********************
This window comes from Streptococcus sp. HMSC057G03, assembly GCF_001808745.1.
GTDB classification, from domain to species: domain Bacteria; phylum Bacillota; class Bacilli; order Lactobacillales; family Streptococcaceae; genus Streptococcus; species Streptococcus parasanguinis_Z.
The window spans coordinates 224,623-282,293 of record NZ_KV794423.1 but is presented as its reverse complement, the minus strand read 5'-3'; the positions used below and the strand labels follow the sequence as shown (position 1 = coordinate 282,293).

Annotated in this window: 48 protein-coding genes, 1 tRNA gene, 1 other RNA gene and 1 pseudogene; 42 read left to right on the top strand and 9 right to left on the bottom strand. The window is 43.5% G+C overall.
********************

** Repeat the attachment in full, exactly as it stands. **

This window comes from Streptococcus sp. HMSC057G03, assembly GCF_001808745.1.
GTDB classification, from domain to species: domain Bacteria; phylum Bacillota; class Bacilli; order Lactobacillales; family Streptococcaceae; genus Streptococcus; species Streptococcus parasanguinis_Z.
The window spans coordinates 224,623-282,293 of record NZ_KV794423.1 but is presented as its reverse complement, the minus strand read 5'-3'; the positions used below and the strand labels follow the sequence as shown (position 1 = coordinate 282,293).

Annotated in this window: 48 protein-coding genes, 1 tRNA gene, 1 other RNA gene and 1 pseudogene; 42 read left to right on the top strand and 9 right to left on the bottom strand. The window is 43.5% G+C overall.